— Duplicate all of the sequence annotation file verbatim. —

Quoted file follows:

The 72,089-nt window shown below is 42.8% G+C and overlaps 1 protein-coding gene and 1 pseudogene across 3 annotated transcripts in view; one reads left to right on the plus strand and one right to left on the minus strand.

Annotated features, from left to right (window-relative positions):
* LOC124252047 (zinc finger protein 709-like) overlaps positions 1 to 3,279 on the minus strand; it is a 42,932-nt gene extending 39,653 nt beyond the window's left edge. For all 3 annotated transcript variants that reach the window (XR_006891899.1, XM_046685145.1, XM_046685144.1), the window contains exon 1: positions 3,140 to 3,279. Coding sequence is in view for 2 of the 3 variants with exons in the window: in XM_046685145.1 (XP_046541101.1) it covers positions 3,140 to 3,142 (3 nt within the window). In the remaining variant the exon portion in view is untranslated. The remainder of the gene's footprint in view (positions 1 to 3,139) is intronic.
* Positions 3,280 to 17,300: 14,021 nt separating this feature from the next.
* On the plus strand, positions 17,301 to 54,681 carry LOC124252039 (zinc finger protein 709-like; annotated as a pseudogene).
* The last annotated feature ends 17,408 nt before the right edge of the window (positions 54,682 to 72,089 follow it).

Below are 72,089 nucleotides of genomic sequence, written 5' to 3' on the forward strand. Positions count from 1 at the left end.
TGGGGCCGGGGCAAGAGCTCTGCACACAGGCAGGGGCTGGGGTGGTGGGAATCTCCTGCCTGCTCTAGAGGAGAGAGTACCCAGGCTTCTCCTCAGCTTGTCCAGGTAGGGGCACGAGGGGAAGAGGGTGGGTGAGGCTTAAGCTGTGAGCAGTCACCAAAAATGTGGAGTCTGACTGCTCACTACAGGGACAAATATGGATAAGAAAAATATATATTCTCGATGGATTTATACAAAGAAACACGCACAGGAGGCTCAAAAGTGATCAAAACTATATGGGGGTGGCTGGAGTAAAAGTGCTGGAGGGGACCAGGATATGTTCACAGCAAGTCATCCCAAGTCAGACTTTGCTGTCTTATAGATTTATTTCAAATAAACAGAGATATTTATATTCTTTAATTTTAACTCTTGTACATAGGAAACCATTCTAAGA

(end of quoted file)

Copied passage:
The 72,089-nt window shown below is 42.8% G+C and overlaps 1 protein-coding gene and 1 pseudogene across 3 annotated transcripts in view; one reads left to right on the plus strand and one right to left on the minus strand.

Annotated features, from left to right (window-relative positions):
* LOC124252047 (zinc finger protein 709-like) overlaps positions 1 to 3,279 on the minus strand; it is a 42,932-nt gene extending 39,653 nt beyond the window's left edge. For all 3 annotated transcript variants that reach the window (XR_006891899.1, XM_046685145.1, XM_046685144.1), the window contains exon 1: positions 3,140 to 3,279. Coding sequence is in view for 2 of the 3 variants with exons in the window: in XM_046685145.1 (XP_046541101.1) it covers positions 3,140 to 3,142 (3 nt within the window). In the remaining variant the exon portion in view is untranslated. The remainder of the gene's footprint in view (positions 1 to 3,139) is intronic.
* Positions 3,280 to 17,300: 14,021 nt separating this feature from the next.
* On the plus strand, positions 17,301 to 54,681 carry LOC124252039 (zinc finger protein 709-like; annotated as a pseudogene).
* The last annotated feature ends 17,408 nt before the right edge of the window (positions 54,682 to 72,089 follow it).

Below are 72,089 nucleotides of genomic sequence, written 5' to 3' on the forward strand. Positions count from 1 at the left end.
TGGGGCCGGGGCAAGAGCTCTGCACACAGGCAGGGGCTGGGGTGGTGGGAATCTCCTGCCTGCTCTAGAGGAGAGAGTACCCAGGCTTCTCCTCAGCTTGTCCAGGTAGGGGCACGAGGGGAAGAGGGTGGGTGAGGCTTAAGCTGTGAGCAGTCACCAAAAATGTGGAGTCTGACTGCTCACTACAGGGACAAATATGGATAAGAAAAATATATATTCTCGATGGATTTATACAAAGAAACACGCACAGGAGGCTCAAAAGTGATCAAAACTATATGGGGGTGGCTGGAGTAAAAGTGCTGGAGGGGACCAGGATATGTTCACAGCAAGTCATCCCAAGTCAGACTTTGCTGTCTTATAGATTTATTTCAAATAAACAGAGATATTTATATTCTTTAATTTTAACTCTTGTACATAGGAAACCATTCTAAGA